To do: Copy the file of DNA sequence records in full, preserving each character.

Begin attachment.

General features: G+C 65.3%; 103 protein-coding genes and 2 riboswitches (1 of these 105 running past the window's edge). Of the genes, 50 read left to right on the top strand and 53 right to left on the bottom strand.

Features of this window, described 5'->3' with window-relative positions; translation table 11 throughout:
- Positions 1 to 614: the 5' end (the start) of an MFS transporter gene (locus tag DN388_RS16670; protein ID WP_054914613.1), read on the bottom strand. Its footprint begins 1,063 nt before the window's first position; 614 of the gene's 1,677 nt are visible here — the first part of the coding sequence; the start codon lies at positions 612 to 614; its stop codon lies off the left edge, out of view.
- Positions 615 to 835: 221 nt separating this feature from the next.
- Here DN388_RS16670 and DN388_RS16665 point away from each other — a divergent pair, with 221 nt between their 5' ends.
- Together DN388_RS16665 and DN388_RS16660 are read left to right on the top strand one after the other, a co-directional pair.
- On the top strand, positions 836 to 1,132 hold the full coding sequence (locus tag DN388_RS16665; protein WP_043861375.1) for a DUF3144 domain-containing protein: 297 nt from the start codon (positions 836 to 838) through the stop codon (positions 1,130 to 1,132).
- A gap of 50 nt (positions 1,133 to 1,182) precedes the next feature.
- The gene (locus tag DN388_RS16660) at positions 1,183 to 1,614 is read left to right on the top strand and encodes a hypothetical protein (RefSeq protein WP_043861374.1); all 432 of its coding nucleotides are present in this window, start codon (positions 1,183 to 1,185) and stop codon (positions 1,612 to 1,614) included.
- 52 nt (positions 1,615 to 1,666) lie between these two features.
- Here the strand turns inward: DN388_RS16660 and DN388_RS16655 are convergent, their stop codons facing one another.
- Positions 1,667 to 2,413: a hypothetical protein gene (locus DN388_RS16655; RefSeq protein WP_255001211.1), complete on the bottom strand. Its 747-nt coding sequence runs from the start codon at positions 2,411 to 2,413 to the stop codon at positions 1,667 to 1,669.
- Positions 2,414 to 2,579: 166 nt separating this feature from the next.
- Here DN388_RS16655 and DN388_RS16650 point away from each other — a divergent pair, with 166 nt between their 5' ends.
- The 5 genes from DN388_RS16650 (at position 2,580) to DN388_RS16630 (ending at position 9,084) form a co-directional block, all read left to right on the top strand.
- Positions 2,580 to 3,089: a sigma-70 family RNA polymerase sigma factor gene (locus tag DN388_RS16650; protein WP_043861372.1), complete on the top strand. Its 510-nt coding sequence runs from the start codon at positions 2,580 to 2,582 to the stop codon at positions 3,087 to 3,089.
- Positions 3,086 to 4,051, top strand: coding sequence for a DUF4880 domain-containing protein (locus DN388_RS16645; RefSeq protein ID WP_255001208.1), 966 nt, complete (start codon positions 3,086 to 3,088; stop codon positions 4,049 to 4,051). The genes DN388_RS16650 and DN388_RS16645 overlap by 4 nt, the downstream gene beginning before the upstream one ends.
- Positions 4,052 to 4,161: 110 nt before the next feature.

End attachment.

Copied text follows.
General features: G+C 65.3%; 103 protein-coding genes and 2 riboswitches (1 of these 105 running past the window's edge). Of the genes, 50 read left to right on the top strand and 53 right to left on the bottom strand.

Features of this window, described 5'->3' with window-relative positions; translation table 11 throughout:
- Positions 1 to 614: the 5' end (the start) of an MFS transporter gene (locus tag DN388_RS16670; protein ID WP_054914613.1), read on the bottom strand. Its footprint begins 1,063 nt before the window's first position; 614 of the gene's 1,677 nt are visible here — the first part of the coding sequence; the start codon lies at positions 612 to 614; its stop codon lies off the left edge, out of view.
- Positions 615 to 835: 221 nt separating this feature from the next.
- Here DN388_RS16670 and DN388_RS16665 point away from each other — a divergent pair, with 221 nt between their 5' ends.
- Together DN388_RS16665 and DN388_RS16660 are read left to right on the top strand one after the other, a co-directional pair.
- On the top strand, positions 836 to 1,132 hold the full coding sequence (locus tag DN388_RS16665; protein WP_043861375.1) for a DUF3144 domain-containing protein: 297 nt from the start codon (positions 836 to 838) through the stop codon (positions 1,130 to 1,132).
- A gap of 50 nt (positions 1,133 to 1,182) precedes the next feature.
- The gene (locus tag DN388_RS16660) at positions 1,183 to 1,614 is read left to right on the top strand and encodes a hypothetical protein (RefSeq protein WP_043861374.1); all 432 of its coding nucleotides are present in this window, start codon (positions 1,183 to 1,185) and stop codon (positions 1,612 to 1,614) included.
- 52 nt (positions 1,615 to 1,666) lie between these two features.
- Here the strand turns inward: DN388_RS16660 and DN388_RS16655 are convergent, their stop codons facing one another.
- Positions 1,667 to 2,413: a hypothetical protein gene (locus DN388_RS16655; RefSeq protein WP_255001211.1), complete on the bottom strand. Its 747-nt coding sequence runs from the start codon at positions 2,411 to 2,413 to the stop codon at positions 1,667 to 1,669.
- Positions 2,414 to 2,579: 166 nt separating this feature from the next.
- Here DN388_RS16655 and DN388_RS16650 point away from each other — a divergent pair, with 166 nt between their 5' ends.
- The 5 genes from DN388_RS16650 (at position 2,580) to DN388_RS16630 (ending at position 9,084) form a co-directional block, all read left to right on the top strand.
- Positions 2,580 to 3,089: a sigma-70 family RNA polymerase sigma factor gene (locus tag DN388_RS16650; protein WP_043861372.1), complete on the top strand. Its 510-nt coding sequence runs from the start codon at positions 2,580 to 2,582 to the stop codon at positions 3,087 to 3,089.
- Positions 3,086 to 4,051, top strand: coding sequence for a DUF4880 domain-containing protein (locus DN388_RS16645; RefSeq protein ID WP_255001208.1), 966 nt, complete (start codon positions 3,086 to 3,088; stop codon positions 4,049 to 4,051). The genes DN388_RS16650 and DN388_RS16645 overlap by 4 nt, the downstream gene beginning before the upstream one ends.
- Positions 4,052 to 4,161: 110 nt before the next feature.